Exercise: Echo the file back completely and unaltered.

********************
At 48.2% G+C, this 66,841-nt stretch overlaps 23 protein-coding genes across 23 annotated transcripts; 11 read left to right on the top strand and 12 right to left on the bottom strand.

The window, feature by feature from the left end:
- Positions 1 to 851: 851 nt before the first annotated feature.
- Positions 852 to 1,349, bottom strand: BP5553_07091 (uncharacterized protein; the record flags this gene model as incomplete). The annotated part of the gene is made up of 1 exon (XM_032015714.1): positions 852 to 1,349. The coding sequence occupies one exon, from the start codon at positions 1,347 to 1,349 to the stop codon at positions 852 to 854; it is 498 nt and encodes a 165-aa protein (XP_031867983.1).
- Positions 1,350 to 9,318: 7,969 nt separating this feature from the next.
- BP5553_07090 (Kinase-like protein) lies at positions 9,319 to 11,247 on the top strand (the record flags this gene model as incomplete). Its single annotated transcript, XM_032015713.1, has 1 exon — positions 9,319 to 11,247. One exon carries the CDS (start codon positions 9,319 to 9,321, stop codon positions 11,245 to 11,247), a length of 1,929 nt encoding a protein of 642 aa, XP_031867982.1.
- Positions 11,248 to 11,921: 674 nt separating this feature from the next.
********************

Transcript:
At 48.2% G+C, this 66,841-nt stretch overlaps 23 protein-coding genes across 23 annotated transcripts; 11 read left to right on the top strand and 12 right to left on the bottom strand.

The window, feature by feature from the left end:
- Positions 1 to 851: 851 nt before the first annotated feature.
- Positions 852 to 1,349, bottom strand: BP5553_07091 (uncharacterized protein; the record flags this gene model as incomplete). The annotated part of the gene is made up of 1 exon (XM_032015714.1): positions 852 to 1,349. The coding sequence occupies one exon, from the start codon at positions 1,347 to 1,349 to the stop codon at positions 852 to 854; it is 498 nt and encodes a 165-aa protein (XP_031867983.1).
- Positions 1,350 to 9,318: 7,969 nt separating this feature from the next.
- BP5553_07090 (Kinase-like protein) lies at positions 9,319 to 11,247 on the top strand (the record flags this gene model as incomplete). Its single annotated transcript, XM_032015713.1, has 1 exon — positions 9,319 to 11,247. One exon carries the CDS (start codon positions 9,319 to 9,321, stop codon positions 11,245 to 11,247), a length of 1,929 nt encoding a protein of 642 aa, XP_031867982.1.
- Positions 11,248 to 11,921: 674 nt separating this feature from the next.